Although astronomers have found nearly 250 exoplanets, only one other star, mu Ara in the southern sky, is known to have four planets.
The newly-found fifth planet around 55 Cancri is also large - around half the size of Saturn, or at least 45 times the mass of Earth - and orbiting at about 0.785 AU in 260.8 days. Because the star 55 Cancri is older and dimmer than our sun, the habitable zone - the region in which planetary temperatures can be favorable for liquid water - is closer to the star than is our sun's habitable zone, and includes the new planet.
Finding multiple planets around a star is difficult because each planet produces its own stellar wobble. Marcy compares detecting the wobble within wobbles that are caused by one of several planets to picking out a single musical note from many played simultaneously. While the ear can do that, it took Marcy more than 10 months to convince himself that a fifth wobble was buried in the data.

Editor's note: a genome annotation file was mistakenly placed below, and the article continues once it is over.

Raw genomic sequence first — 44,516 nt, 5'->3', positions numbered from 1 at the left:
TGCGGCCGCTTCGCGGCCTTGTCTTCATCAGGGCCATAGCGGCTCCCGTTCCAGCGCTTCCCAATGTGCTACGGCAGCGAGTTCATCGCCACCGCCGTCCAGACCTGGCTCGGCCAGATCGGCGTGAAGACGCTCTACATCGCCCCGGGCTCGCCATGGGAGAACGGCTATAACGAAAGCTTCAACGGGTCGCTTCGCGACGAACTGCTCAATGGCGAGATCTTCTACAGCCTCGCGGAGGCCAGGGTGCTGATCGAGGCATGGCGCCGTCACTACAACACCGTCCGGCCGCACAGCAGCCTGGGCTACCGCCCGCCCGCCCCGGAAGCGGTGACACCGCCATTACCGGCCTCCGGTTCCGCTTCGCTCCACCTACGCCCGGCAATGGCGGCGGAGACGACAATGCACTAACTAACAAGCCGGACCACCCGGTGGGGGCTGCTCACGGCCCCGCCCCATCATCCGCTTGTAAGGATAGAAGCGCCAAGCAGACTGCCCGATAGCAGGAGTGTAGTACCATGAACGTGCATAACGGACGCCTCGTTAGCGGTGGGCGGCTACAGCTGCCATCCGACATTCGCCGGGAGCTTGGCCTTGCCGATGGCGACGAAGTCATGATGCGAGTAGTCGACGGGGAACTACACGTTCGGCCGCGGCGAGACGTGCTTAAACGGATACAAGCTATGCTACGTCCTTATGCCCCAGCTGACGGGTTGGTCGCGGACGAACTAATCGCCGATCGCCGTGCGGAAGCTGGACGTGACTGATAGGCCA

The Doppler technique used by the search team sees this wobble as a change in the speed with which a star moves toward or away from us. The search team can detect velocities as small as 1 meter per second, which is walking speed.
55 Cancri has produced "a rat's nest of radial velocity data," Fischer said. "We probably still don't have all the planets. We are pulling out one thread at a time, disentangling all these orbits, and it has taken a lot more data and time than we predicted. I think it's amazing what we have been able to do with the system."
Coauthors with Fischer, Marcy and Butler are Steven S. Vogt and Greg Laughlin of UC Santa Cruz; Jason T. Wright, John A. Johnson and Kathryn M. G. Peek of UC Berkeley; Gregory W. Henry of Tennessee State University's Center of Excellence in Information Systems; and David Abouav, Chris McCarthy and Howard Isaacson of San Francisco State University.
The work was supported by the University of California, NASA and the National Science Foundation.